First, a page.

More than one year ago, the Maryland General Assembly’s Department of Legislative Services took a close look at the state agency’s Division of Parole and Probation and found a variety of shortcomings. In a two-month period in early 2020, investigators found that 37% of victims and suspects in city murders and non-fatal shootings were under DPP supervision at the time. What else did they have in common? The study found these individuals were far less likely to be in compliance with the terms of their parole or probation or mandatory release, missing required meetings or work or school commitments, for example. Yet, in a majority of cases from these two months, DPP officers failed to follow up with the individuals in violation. As a result, not meeting the requirements of parole had no serious consequences for them. The opportunity to intervene, perhaps prevent gun violence, had been lost.
Two JRA outcomes of particular note to this report which impacted DPP supervision practices were the requirement for a validated screening process and the development of a graduated sanctions matrix:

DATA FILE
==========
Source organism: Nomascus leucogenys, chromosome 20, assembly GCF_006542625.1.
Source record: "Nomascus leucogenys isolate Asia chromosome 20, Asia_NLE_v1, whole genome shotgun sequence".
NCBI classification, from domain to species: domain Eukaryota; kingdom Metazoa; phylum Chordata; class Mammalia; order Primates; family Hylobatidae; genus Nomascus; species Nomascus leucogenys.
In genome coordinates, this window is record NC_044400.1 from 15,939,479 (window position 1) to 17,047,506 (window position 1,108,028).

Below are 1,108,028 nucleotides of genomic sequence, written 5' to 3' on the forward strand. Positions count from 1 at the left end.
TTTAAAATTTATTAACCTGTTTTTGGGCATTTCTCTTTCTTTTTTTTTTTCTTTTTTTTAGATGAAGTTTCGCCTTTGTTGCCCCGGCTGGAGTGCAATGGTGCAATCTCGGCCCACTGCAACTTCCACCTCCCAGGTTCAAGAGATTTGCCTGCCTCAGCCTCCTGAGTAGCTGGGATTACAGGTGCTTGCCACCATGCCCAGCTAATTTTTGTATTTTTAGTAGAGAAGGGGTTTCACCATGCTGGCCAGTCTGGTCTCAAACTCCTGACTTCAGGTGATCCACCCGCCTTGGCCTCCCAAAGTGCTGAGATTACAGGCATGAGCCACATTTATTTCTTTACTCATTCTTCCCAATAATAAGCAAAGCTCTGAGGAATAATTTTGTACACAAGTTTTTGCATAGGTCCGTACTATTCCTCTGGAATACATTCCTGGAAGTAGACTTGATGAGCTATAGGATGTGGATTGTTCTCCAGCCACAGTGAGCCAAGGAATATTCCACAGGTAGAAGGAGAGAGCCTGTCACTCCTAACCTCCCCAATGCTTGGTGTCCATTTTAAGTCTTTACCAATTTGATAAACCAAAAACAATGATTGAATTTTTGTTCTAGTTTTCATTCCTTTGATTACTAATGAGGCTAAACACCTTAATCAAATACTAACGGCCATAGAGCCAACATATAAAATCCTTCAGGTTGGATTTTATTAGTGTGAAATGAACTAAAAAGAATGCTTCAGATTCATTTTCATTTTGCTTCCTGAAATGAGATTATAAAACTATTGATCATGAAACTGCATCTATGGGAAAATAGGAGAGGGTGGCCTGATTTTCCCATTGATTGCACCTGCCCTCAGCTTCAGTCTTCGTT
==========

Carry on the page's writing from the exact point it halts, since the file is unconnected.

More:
2. Graduated Sanctions for Violations of Parole and Probation DPSCS must establish a program to implement the use of “graduated sanctions” in response to “technical violations” of conditions of supervision and adopt policies and procedures to implement the program and ensure that specified due process protections and supervisory guidelines are in place. DPP must provide notice to the court and the Maryland Parole Commission (MPC) regarding a technical violation and any graduated sanctions imposed as a result. The court and MPC may impose specified maximum sentences for a revocation due to a “technical violation” but may depart from the limits if adhering to the limits would create a risk to public safety or to a victim or witness. The court may also depart from the specified limits if the court commits the probationer or defendant to Maryland Department of Health (MDH) under § 8-507 of the Health-General Article for substance abuse treatment as an alternative to incarceration